Adoptions are an ideal way of helping save some of the rarest cats in the world, whether it be the smallest wild cat, the Sri Lankan rusty spotted cat, the rarest of all big cats, the Amur leopard or the largest of big cats, the magnificent Amur tiger.
Adopting helps with the cats husbandry, including food and veterinary care when required.
As an adopter you are able to visit on one of the Supporters Afternoons run throughout the year, (one visit per 12 month adoption period); where you will be able to tour our site at your leisure, enjoy talks from the keepers followed by light refreshments. There is also the opportunity of bringing up to 4 guests for a suggested donation of £25 each.
Yazhi arrived here at WHF, The Big Cat Sanctuary just before her second birthday in October 2011. She was named after the Native American word meaning ‘little one’ and came to us after being hand reared at our sister site Paradise Wildlife Park. Sadly Yazhi was rejected by her mum and therefore would not of survived without being hand reared.
Puma have the largest range of any cat (from Canada to South America) and have the most different common names (often called cougar, panther, mountain lion, catamount etc.).
Pumas are found in two colour phases; yellow/tawny shades of buff and cinnamon, or grey shades of silver, slate and blue. They have developed adaptations for life in the mountains including a long tail for balance, large feet for balance and weight distributions, relatively small rounded ears to prevent heat loss, and longer hind legs for agile, jumping climbing and balance. Hairs between the pads of their feet enable them to hunt and stalk relatively silently.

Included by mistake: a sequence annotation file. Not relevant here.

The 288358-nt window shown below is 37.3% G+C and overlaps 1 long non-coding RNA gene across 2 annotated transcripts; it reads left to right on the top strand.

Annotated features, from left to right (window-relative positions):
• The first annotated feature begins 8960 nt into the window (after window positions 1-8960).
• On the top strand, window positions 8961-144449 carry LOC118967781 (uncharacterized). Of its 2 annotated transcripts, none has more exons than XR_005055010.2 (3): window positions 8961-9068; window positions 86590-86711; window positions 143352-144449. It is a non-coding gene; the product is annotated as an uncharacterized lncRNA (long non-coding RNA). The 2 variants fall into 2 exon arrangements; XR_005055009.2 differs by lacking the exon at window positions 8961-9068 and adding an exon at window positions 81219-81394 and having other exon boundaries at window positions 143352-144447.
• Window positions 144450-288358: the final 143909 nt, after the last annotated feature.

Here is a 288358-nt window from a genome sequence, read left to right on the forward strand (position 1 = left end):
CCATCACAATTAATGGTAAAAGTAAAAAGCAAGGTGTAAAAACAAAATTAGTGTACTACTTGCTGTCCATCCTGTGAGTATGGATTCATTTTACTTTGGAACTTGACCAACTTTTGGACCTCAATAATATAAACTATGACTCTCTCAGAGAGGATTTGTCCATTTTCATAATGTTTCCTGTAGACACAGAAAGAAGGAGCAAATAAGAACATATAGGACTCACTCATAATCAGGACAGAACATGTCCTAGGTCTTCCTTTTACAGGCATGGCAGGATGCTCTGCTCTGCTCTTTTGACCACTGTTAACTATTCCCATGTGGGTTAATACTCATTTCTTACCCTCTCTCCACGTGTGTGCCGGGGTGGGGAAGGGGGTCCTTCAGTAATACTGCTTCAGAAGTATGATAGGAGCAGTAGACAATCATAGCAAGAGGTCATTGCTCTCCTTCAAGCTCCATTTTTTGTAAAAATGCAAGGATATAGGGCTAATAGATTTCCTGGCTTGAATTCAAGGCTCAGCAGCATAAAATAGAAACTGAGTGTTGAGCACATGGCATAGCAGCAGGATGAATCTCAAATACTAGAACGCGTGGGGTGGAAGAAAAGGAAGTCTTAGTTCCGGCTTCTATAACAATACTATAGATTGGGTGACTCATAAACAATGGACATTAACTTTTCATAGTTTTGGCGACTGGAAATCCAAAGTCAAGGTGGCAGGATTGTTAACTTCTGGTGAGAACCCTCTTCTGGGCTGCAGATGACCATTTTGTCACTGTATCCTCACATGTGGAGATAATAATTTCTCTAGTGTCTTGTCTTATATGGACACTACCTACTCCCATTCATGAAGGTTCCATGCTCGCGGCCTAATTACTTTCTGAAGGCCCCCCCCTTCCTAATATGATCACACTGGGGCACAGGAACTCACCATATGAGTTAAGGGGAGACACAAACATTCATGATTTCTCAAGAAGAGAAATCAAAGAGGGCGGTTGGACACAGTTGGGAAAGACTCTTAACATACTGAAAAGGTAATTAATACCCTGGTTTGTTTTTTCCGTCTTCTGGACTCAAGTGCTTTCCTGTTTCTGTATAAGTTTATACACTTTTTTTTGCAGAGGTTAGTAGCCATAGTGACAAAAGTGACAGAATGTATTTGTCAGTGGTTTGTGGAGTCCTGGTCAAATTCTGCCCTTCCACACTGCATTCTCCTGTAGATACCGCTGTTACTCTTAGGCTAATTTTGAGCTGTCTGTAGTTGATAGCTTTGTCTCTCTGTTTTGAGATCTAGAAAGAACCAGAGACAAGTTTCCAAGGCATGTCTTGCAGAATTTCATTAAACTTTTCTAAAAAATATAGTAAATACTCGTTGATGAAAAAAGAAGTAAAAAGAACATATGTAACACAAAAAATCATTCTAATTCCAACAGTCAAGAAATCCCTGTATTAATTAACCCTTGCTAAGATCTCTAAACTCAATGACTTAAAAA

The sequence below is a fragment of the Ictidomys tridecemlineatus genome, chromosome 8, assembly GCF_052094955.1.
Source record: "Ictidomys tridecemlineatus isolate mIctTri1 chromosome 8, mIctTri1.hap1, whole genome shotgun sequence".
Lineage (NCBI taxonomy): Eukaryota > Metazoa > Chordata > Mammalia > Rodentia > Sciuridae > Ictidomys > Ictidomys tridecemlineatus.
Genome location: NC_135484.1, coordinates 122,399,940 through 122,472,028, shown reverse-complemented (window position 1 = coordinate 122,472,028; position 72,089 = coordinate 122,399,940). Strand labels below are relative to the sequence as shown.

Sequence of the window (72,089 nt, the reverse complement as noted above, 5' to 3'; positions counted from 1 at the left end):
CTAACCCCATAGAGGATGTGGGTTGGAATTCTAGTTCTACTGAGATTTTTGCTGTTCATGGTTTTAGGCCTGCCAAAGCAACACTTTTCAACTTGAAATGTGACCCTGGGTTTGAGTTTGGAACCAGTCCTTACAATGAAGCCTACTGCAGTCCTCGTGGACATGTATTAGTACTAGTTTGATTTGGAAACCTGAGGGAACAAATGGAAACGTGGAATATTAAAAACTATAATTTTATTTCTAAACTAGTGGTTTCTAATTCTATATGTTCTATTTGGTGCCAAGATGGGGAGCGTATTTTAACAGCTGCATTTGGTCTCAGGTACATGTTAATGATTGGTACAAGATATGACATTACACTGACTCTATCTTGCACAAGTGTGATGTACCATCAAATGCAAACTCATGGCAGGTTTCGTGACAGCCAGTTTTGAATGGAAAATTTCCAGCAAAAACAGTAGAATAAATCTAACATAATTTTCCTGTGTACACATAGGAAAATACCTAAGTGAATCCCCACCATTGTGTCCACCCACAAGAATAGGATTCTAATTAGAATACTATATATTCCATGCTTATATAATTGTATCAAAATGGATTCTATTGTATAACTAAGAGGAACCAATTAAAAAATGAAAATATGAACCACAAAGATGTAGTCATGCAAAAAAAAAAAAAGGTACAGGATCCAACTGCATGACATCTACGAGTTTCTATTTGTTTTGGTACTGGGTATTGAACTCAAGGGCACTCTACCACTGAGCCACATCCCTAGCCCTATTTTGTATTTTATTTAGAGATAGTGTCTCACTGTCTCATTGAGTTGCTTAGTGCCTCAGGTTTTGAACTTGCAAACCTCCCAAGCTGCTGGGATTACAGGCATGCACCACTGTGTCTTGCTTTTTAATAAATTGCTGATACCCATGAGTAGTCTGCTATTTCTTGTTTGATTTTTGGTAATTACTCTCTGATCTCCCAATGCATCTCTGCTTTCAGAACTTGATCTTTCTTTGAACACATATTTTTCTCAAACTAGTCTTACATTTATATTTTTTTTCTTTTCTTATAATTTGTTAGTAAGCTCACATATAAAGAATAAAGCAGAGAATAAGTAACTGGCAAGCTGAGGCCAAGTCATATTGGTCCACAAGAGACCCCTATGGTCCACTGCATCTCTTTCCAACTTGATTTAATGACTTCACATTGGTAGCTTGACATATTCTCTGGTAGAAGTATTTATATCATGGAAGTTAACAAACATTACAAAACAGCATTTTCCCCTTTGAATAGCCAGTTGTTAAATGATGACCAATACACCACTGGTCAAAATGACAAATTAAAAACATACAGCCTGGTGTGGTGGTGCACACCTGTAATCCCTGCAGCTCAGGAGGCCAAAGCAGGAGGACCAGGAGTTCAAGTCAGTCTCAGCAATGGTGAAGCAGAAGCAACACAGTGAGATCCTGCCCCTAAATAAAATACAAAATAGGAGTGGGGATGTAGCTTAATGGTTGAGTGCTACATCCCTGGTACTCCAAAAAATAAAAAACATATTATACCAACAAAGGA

Over their range larger animals are found towards the far northern and southern extremes and smaller animals are equatorial. They have exceptionally powerful muscles capable of taking down very large prey; adult males are easily capable of taking adult horses.
Puma vocalise using a range of different hisses, yowls, chirrups and mews. They also frequently “scream”, the reason for this is suspected to be to attract suitable mates for breeding.
Adult puma are solitary except when mating/rearing kittens. Offspring are mainly born year-round after a gestation period of 90 – 96 days. However puma become more seasonal breeders the further north (most kittens being born April – September) and south (birth peak from February – June) in their ranges. Average litter sizes are 1 -6 blind, helpless and spotted kittens. Kittens grow quickly, open their eyes at approximately 7 days, start to eat meat at approximately 6-8 weeks, are fully weaned at 12 weeks but may continue to suckle for as long as the mother allows. The spots start to fade at approximately 6 months, when juveniles start making their own kills.
Dispersing age is approximately 12-18 months at sexual maturity however puma will not start breeding until they have established their own territories; males usually at 3 years and females at 2.5 years.